EEG data. We focused our analysis of the EEG data gathered solely during the WM task. Two subjects were discarded from this analysis because of a technical issue. The EEG processing steps were performed by means of Letswave 53 and Matlab 8.0 (The MathWorks, Natick, MA, USA). Continuous EEG recordings were average-referenced offline. Ninety-second long EEG epochs were aligned on the onset of each WM task and transformed into the frequency domain using a fast Fourier transform. The frequency spectrum was then cropped between 0 and 150 Hz with a 0.5 Hz resolution, log-transformed and z-scored in order to ensure the normality of the distribution. Average EEG spectral power was computed for each subject and condition in six frequency bands: delta (0–4 Hz), theta (4–7 Hz), alpha (8–12 Hz), beta (15–30 Hz), low gamma (30–60 Hz) and high gamma (60–140 Hz). The effects of reward and block order on EEG activity were investigated separately by means of regressions on dependent samples with cluster-based permutation tests, correcting for multiple comparisons (Oostenveld et al., 2011).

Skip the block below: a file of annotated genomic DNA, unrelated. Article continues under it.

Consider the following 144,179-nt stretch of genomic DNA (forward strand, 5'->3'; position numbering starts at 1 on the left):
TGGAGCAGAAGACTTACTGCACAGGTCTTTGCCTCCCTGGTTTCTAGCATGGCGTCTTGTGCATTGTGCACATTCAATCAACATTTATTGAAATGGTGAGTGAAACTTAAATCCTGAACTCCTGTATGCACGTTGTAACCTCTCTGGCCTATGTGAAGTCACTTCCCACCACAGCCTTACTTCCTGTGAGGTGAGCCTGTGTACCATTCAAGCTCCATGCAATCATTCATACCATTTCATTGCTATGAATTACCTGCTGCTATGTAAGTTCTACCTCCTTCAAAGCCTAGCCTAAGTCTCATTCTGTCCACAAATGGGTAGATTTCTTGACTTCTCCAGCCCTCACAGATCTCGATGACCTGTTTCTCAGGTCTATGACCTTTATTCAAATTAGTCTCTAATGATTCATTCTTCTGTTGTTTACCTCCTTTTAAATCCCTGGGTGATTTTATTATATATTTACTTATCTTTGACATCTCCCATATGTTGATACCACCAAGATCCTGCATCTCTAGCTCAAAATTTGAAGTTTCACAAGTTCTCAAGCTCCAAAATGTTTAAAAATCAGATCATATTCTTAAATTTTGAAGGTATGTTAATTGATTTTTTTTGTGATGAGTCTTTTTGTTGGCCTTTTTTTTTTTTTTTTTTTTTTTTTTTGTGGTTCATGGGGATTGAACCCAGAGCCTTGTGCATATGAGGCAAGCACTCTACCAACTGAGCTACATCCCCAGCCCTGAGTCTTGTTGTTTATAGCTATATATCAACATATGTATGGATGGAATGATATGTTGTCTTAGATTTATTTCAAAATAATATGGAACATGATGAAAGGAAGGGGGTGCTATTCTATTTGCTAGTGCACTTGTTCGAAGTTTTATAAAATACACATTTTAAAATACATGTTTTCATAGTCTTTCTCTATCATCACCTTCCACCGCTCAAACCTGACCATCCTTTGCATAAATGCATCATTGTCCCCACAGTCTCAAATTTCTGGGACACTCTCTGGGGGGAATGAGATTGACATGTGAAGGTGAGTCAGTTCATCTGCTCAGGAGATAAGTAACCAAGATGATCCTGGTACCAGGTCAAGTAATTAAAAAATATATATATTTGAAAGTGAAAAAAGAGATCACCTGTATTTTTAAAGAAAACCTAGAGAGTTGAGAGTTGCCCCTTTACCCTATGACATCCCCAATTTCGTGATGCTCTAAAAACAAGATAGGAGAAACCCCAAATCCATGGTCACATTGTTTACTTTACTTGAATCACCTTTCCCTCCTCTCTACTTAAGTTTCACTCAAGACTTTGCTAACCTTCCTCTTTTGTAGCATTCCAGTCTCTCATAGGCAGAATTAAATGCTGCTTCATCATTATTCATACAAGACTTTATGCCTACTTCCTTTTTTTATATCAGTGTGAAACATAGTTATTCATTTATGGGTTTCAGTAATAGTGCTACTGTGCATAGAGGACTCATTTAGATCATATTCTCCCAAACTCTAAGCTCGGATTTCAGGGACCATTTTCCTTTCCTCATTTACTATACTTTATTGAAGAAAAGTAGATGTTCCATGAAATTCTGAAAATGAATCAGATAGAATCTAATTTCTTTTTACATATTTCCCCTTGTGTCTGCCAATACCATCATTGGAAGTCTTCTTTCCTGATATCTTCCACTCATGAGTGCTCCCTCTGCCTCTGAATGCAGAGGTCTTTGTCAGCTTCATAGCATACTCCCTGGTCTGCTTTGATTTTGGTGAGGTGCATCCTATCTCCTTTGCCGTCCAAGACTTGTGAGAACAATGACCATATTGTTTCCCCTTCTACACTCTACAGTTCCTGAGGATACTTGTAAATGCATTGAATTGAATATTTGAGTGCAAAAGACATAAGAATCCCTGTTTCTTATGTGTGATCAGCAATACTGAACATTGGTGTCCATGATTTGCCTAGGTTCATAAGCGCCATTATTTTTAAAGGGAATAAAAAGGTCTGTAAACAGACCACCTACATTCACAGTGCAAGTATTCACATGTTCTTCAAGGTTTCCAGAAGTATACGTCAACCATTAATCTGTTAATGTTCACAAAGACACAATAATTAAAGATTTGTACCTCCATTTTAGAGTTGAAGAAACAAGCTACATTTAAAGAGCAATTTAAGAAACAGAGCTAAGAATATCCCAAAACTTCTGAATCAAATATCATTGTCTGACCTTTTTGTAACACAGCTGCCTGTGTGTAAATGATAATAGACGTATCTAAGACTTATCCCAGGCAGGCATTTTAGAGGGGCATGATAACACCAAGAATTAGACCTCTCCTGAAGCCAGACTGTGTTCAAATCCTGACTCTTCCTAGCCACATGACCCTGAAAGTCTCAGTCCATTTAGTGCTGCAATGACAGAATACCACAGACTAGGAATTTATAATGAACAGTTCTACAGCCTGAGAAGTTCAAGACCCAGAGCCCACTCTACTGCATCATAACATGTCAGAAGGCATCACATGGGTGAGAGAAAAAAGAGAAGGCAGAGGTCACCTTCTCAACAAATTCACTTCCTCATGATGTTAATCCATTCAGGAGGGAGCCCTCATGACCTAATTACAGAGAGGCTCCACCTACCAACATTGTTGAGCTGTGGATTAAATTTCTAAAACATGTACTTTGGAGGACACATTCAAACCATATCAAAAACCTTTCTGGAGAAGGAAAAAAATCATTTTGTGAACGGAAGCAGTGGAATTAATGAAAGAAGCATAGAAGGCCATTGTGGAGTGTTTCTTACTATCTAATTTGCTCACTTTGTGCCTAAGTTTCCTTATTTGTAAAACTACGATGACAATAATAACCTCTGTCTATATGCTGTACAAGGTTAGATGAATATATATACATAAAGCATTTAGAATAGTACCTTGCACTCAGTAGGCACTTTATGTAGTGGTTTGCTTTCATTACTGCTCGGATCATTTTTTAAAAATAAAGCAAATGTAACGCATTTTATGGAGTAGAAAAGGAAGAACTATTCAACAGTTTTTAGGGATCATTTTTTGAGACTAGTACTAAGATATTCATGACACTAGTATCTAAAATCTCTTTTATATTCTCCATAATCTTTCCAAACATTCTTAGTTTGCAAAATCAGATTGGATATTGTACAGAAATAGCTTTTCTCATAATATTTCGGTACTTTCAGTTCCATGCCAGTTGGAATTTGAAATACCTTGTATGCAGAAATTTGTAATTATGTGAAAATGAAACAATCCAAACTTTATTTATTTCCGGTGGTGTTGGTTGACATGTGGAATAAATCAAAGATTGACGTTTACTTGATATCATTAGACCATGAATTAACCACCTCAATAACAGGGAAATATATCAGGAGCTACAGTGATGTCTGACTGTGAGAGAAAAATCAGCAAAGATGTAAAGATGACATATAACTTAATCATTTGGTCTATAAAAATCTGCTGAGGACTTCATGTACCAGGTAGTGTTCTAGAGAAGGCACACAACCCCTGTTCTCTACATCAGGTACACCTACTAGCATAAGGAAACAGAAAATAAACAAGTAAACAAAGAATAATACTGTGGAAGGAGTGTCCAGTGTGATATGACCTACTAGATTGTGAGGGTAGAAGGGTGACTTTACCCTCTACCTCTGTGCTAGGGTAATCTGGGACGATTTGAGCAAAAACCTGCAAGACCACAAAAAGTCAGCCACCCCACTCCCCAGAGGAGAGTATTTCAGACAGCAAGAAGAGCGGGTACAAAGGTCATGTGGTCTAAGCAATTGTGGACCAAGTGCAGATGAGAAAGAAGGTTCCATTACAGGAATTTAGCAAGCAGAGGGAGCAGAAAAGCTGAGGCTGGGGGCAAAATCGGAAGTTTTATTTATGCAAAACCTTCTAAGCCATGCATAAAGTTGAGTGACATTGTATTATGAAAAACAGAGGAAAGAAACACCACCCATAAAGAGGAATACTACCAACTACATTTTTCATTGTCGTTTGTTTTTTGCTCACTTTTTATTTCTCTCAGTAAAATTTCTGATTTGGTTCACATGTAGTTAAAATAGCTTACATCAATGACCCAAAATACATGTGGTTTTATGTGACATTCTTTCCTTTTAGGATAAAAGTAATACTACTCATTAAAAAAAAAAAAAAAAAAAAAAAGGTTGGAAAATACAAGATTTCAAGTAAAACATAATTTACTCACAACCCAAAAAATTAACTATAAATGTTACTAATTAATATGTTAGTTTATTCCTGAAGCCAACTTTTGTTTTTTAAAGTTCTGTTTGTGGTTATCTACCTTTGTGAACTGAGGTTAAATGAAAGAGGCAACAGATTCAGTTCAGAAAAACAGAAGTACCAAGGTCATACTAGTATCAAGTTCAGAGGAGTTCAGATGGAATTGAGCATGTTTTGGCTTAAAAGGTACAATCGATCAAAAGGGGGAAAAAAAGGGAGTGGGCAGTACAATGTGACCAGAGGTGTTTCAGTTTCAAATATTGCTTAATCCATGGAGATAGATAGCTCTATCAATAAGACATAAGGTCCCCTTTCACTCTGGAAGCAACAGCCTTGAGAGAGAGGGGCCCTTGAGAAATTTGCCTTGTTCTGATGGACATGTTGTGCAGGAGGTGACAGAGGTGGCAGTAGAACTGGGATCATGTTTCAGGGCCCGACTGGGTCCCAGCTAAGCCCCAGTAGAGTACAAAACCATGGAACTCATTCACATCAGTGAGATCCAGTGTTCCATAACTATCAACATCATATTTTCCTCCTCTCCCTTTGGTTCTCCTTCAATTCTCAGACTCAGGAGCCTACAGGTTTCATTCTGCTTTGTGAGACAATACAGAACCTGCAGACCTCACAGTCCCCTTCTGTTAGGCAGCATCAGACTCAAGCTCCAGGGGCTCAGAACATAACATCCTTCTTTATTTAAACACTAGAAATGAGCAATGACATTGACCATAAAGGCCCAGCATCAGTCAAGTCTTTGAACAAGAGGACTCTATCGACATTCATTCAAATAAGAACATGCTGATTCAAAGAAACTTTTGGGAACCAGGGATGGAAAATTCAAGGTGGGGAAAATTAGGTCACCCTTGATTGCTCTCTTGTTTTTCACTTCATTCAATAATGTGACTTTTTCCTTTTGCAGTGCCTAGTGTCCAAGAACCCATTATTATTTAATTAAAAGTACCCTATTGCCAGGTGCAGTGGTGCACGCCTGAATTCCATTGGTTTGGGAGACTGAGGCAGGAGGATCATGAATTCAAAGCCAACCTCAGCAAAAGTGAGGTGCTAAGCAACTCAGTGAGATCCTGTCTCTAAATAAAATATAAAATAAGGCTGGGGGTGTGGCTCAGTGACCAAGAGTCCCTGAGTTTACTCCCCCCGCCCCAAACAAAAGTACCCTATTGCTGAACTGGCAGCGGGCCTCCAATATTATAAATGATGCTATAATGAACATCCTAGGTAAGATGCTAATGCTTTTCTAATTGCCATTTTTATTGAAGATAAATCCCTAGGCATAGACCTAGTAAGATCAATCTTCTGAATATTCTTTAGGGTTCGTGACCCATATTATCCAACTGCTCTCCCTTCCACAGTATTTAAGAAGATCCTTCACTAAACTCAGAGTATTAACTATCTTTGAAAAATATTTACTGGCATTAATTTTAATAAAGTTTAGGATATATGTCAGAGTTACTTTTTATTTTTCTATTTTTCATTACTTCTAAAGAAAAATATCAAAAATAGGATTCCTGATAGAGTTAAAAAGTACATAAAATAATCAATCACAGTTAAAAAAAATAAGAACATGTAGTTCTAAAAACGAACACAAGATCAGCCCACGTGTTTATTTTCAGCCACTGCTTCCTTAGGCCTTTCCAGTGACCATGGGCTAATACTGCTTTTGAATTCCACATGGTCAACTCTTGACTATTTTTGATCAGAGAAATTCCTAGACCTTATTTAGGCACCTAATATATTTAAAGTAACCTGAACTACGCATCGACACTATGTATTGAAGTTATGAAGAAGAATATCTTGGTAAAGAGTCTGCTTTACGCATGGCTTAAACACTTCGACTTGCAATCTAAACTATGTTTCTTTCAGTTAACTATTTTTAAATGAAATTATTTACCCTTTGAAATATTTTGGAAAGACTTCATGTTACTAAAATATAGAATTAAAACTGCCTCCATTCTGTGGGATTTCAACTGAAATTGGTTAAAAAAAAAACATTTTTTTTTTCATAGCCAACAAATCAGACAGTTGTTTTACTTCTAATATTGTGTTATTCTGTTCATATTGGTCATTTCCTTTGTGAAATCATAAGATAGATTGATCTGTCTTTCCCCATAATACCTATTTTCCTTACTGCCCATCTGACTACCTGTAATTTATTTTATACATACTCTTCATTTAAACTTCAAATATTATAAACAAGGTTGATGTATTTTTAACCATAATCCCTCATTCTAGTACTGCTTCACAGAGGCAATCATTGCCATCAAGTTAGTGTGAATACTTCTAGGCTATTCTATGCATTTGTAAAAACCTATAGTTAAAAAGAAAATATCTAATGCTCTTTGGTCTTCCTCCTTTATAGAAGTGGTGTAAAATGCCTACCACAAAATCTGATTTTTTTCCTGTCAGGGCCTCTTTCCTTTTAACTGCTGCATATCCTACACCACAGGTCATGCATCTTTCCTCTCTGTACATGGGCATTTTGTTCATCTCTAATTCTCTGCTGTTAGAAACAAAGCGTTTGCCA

ECG data. The same subjects as for the EEG analyses were excluded. ECG signals were preprocessed similarly to the EEG signals. The segmentation of the ECG signals also resulted in 30 90-s long epochs for every subject. Thereafter, a finite impulse response band-pass filter with cut-off frequencies 10–20 Hz was used. The R peaks of the ECG signals were detected offline and the inter-beat interval (IBI) between the consecutive R deflections was computed. To assess the HRV, we used the non-linear Poincaré plot analysis (Piskorski and Guzik, 2007), which consists in representing each IBI against the IBI that precedes it (IBIt vs. IBIt−1) (see Figure 2A).


Figure 2. Physiological measures. (A) The heart rate variability (HRV) was assessed by Poincaré plot analysis which represents each inter-beat interval (IBI) against the IBI that precedes it (IBIt vs. IBIt−1). This analysis results in two statistics: the short-term HRV (SD1 in red) is the standard deviation perpendicular to the line of symmetry while the long-term HRV (SD2 in green) is computed along the line of symmetry of the plot. (B) Example pupil size recording during the WM task. The pupil response was computed as the trialwise peak-to-peak difference. Lower and upper peaks of the pupil response in an example trial (trial n°14) are represented by black arrows. (C) Example skin conductance signal obtained during the WM task. The standard deviation of the amplitude of SCRs was computed for different frequency bands. The raw SCRs are shown in black while SCRs filtered in the low (<0.1 Hz) or high frequency band (>0.1 Hz) are represented in blue and red, respectively.